Thursday 27 July 2017

Iran and US raise the stakes in stand-off over oil strait

Raf Sanchez in Washington

Iran has claimed to have taken surveillance footage of a US aircraft carrier near the Strait of Hormuz, as both countries raised the stakes in their stand-off over the oil route.

The commander of Iran's navy said the reconnaissance mission was proof that his fleet had "control over the moves by foreign forces" but it was unclear what intelligence could be derived from the grainy video, which was played triumphantly on state television.

Admiral Habibollah Sayyari's statement came as Iranian ships, helicopters and submarines continued a 10-day war game exercise designed to give credibility to the country's threat to close the strait and choke off the world's oil supplies if the West moves ahead with sanctions.

The drill is under way in international waters near the strait and only a few hundred miles from America's Bahrain-based Fifth Fleet.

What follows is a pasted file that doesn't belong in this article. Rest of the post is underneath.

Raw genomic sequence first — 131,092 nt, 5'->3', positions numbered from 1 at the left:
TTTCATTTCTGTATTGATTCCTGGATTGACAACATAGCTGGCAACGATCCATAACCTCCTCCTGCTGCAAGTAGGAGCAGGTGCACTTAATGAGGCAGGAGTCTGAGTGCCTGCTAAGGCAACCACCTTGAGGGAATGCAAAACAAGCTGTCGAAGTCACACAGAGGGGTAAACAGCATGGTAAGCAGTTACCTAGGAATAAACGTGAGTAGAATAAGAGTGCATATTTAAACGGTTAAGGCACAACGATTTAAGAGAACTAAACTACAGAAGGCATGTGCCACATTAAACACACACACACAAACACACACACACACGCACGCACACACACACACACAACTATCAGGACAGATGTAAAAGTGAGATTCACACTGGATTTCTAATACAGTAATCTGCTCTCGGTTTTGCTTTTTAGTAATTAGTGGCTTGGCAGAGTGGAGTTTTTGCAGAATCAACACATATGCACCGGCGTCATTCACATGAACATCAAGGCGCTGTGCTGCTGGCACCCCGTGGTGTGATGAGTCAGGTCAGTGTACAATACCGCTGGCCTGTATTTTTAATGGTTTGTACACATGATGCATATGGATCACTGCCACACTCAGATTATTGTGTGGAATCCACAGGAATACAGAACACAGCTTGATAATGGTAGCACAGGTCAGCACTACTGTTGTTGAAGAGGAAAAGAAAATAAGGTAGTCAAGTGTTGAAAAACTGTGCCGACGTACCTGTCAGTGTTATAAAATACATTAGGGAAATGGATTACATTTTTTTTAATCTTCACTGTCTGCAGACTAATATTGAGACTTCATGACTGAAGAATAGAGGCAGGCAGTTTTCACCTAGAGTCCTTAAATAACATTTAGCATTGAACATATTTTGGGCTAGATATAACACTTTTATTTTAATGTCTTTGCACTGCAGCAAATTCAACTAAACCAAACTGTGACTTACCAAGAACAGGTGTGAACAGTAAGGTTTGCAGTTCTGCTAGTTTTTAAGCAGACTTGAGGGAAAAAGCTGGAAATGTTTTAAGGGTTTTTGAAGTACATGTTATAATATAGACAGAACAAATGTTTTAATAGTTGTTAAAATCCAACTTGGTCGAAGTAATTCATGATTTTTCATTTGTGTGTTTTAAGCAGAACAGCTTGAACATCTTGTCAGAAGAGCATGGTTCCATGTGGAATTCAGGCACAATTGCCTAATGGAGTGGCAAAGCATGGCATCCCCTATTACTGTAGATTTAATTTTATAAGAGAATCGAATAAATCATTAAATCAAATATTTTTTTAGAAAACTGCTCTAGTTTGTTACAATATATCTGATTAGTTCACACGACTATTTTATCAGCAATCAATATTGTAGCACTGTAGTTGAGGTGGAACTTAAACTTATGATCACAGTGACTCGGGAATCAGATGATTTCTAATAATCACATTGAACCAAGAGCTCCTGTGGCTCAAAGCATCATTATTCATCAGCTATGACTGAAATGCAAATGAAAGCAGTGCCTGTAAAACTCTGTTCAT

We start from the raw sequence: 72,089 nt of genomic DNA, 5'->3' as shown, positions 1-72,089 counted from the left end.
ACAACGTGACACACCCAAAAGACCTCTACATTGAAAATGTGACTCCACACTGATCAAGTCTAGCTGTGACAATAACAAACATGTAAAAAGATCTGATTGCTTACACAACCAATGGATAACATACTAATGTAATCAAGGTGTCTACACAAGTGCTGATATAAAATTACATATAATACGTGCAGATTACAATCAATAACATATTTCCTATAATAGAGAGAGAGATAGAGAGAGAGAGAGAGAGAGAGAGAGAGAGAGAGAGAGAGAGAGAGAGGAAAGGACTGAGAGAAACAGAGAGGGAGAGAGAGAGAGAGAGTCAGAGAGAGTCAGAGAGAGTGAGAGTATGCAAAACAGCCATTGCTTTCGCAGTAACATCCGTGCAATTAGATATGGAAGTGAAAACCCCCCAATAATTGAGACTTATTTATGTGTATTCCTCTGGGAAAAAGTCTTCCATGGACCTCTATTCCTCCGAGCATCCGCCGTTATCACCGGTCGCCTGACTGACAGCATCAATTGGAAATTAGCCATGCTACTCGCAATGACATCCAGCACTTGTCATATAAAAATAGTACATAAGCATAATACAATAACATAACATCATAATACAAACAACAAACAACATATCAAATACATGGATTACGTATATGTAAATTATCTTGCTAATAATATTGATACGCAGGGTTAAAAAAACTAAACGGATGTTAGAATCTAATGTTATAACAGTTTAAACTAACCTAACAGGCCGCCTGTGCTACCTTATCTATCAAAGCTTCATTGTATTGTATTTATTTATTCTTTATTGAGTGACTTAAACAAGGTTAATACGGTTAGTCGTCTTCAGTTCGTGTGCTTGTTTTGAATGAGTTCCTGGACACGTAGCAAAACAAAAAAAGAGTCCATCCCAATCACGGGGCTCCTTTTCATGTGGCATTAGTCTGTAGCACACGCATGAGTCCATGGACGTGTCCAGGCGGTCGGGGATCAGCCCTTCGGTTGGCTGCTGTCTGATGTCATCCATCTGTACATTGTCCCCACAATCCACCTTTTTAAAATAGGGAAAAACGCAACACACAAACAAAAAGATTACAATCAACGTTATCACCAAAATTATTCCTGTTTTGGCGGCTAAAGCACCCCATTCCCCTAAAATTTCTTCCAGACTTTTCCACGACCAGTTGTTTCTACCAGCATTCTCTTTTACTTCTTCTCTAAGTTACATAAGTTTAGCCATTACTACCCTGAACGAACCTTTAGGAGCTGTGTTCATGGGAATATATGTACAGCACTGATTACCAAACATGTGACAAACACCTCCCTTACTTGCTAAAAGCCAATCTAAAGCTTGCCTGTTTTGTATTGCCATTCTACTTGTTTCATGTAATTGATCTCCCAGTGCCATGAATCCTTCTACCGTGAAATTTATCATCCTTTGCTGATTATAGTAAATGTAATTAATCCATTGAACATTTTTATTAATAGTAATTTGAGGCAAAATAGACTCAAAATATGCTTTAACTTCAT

The US navy has vowed to intervene to prevent any closure of the channel, through which 15 million barrels of oil pass every day.

A US navy spokeswoman would not comment on the footage but confirmed that the USS John C Stennis was on a "routine transit" through the strait.

Despite the Fifth Fleet's advantage in fire power, a senior Revolutionary Guard commander vowed yesterday that "Any threat will be responded [to] by threat".

Barry Pavel, director of the Brent Scowcroft Centre on International Security, said that Iran's navy was capable of closing the strait but would be unlikely to do so because of the country's dependence on revenues from oil exports.

"It would have to be a very extreme situation for Iran to basically shut down its own economy," he said.

The Iranian threat to close the narrow shipping lane was made after the EU, backed by the US, announced it was tightening sanctions on Iran for pressing ahead with its nuclear programme. (© Daily Telegraph, London)

Irish Independent

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